My ultimate aim is to use a network storage device with 2TB drive and if I needed to burn a DVD just throw the clip into DVD Architect and let it do its stuff.

Is that a good starting point for questions? Or have I asked too many again?

Thanks for the replies so far
Darren .)
videoITguy wrote on 4/9/2013, 3:35 PM
Darren, as far as I can tell your questions has nothing to do with a header topic called "archival" - just a perception of terms.

You are asking 1) Best DVD format - Mpeg2 video stream from timeline and author DVD from that.

2)A easy-flow video stream from a NAS in your own home network - likely will be some variant of MP4 - but this can be very tricky- and the answer will be locked to the specifics of your current network. I won't go there, because it will require many tests by yourself within your own system.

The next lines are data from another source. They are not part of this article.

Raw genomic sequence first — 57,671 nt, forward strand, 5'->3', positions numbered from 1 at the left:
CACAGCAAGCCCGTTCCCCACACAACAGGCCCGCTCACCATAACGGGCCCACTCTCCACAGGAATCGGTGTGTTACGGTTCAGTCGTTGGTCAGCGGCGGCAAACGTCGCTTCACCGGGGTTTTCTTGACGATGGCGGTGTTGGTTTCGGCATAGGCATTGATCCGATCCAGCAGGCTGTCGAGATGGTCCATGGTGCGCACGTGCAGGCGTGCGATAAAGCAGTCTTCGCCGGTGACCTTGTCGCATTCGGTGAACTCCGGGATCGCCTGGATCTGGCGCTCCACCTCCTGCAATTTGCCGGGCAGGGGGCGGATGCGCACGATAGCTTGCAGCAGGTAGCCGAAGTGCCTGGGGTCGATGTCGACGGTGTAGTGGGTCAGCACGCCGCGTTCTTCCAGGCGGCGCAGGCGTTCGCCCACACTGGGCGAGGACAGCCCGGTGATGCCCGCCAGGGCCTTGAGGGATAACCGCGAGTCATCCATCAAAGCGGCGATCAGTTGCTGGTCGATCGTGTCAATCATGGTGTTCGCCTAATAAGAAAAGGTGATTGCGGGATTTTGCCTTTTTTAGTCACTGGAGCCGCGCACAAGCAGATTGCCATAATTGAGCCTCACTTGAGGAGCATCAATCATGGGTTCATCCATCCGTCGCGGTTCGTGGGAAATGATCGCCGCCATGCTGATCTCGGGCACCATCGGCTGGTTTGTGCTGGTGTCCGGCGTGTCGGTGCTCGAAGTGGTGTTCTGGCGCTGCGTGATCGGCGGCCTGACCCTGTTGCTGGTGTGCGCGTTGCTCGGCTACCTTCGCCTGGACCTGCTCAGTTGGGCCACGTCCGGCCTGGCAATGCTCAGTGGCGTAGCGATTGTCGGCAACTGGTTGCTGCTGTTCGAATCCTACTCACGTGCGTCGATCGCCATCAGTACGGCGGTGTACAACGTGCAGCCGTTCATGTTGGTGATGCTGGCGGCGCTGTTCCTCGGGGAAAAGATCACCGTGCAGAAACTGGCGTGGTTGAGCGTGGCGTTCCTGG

OhMyGosh wrote on 4/10/2013, 10:52 AM
Hi Darren, when it comes to really technical stuff I know next to zero. Well, actually if you were to round down, I guess I know zero. ;) Having said that, I have a similar situation with HD footage and archival stuff. I cut it down to what I think is, or will be relevant one day, and then discard the rest. I then render out what I saved as an AVI file which I believe is as close to loseless as you can get. Then I have it at it's highest quality for later use, no matter what output I will later decide on. If I have it wrong, one of the gurus will show up and step on me shortly! ;) Cin
musicvid10 wrote on 4/10/2013, 10:57 AM
Trim and save your AVCHD files in VideoRedo TV Suite. It is made for the purpose you describe. It does a "fast frame copy," which does not re-render.
Chienworks wrote on 4/10/2013, 2:46 PM
Cin, saying "AVI" doesn't mean much. There's all kinds of codecs that can be stored in an AVI file and any of them can be moderately good at high bitrates down to putridly awful at lower bitrates.